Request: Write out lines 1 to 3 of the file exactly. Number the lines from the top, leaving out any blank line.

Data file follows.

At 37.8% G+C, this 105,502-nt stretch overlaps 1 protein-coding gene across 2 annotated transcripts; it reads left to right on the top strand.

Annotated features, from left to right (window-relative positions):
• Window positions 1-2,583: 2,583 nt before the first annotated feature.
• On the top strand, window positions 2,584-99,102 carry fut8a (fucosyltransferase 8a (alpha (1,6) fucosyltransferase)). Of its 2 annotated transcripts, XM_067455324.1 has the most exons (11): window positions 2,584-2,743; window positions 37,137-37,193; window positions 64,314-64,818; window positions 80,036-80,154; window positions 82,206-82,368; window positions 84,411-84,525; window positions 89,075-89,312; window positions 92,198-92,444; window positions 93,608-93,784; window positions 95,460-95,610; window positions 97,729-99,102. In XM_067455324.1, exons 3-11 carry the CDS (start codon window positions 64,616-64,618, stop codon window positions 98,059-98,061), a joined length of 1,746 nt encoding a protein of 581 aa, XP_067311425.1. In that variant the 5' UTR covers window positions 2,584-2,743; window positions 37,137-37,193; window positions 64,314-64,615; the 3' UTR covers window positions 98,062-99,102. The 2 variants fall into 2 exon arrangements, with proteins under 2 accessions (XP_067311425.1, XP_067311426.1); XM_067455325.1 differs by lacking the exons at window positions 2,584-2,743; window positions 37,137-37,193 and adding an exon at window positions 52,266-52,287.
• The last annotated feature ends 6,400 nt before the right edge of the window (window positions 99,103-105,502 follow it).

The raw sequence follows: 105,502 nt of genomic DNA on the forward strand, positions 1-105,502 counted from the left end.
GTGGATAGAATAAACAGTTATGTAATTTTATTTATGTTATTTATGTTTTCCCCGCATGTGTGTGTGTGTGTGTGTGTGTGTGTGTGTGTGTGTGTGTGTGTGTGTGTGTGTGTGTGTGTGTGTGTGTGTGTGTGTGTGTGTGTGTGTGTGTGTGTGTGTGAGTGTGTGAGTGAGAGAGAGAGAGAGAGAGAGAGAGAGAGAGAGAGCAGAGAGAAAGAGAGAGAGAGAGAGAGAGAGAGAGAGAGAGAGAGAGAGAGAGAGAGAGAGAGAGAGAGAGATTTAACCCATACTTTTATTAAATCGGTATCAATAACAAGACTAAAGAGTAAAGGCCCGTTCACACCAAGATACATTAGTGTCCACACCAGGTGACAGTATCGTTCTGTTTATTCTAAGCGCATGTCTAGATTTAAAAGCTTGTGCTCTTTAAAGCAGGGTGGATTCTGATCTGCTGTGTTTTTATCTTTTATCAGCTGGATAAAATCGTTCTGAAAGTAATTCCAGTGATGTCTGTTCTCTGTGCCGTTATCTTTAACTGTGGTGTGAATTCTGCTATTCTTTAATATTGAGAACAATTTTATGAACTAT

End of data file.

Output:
At 37.8% G+C, this 105,502-nt stretch overlaps 1 protein-coding gene across 2 annotated transcripts; it reads left to right on the top strand.

Annotated features, from left to right (window-relative positions):
• Window positions 1-2,583: 2,583 nt before the first annotated feature.